Last week, a great friend of mine, Trevor came to stay for a few days. Previously, Trevor had decided that I needed to buy a Humax box-a piece of kit that turns my TV into a Smart TV. No, I didn’t know what that meant either.
Well, to be fair, Trevor chose a great moment to make this sale. We were three pints into a bike ride and there was the local branch of Richer Sounds, so why not take a look? Trevor kept repeating that the difference in picture quality would be amazing. The chap in the shop demonstrated the picture quality with and without the box operating and to be honest, I couldn’t see a lot of difference. Anyhow, I left the store with my shiny new box and we continued our bike ride.
Back home, Trevor wired up the box of tricks and proceeded to tell me how much the picture quality had improved…hadn’t it? I still couldn’t see much difference and thought that I would return the box later in the week.
When he left, I started to play with the machine and realised that not only could I watch television with it but I could also record programmes too. Now this is a really useful feature for me because I often miss out on a series because of work or travelling commitments, and I don’t remember when the next episode of a series is being shown.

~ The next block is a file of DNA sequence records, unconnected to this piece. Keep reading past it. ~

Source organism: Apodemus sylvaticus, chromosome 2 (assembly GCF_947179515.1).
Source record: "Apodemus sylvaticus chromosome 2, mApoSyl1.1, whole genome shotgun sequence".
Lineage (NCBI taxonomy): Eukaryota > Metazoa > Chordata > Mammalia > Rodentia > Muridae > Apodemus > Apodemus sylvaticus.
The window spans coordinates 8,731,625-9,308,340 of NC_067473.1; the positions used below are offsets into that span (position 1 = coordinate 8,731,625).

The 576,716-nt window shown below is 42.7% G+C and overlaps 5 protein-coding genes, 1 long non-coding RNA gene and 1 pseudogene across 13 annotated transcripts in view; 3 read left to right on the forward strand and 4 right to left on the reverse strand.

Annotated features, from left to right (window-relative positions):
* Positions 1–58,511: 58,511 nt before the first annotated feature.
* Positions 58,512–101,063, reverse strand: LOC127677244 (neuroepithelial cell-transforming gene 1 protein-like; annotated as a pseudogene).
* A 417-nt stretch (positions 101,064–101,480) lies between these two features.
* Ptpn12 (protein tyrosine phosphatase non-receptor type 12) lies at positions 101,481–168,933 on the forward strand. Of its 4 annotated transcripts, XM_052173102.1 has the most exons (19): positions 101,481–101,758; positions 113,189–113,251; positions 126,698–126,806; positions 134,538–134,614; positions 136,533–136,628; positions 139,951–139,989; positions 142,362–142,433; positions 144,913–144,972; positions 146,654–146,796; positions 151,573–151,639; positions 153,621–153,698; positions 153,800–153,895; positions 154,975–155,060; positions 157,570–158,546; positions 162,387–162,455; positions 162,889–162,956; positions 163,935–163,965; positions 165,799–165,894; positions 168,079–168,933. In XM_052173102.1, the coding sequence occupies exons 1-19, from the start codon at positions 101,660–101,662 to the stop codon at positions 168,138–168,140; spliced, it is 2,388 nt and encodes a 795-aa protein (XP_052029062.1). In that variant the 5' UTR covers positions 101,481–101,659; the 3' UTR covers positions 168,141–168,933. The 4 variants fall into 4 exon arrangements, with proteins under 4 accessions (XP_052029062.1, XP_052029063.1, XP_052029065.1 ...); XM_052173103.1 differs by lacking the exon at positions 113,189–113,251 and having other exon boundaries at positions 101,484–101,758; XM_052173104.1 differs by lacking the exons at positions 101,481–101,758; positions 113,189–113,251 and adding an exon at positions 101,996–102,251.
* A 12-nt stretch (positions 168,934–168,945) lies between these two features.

And that is the point of this post. If I had been told the benefits of watching films and keeping up with series, I would have eagerly bought the box and never considered returning it.
Now Trevor is not a professional sales person and genuinely thought I would appreciate the feature of higher quality pictures so he is not really at fault.
However, as sales professionals, how often are we emphasising the feature that we really like rather than listening to our prospects and talking about the benefits that they are interested in and would prompt them to buy?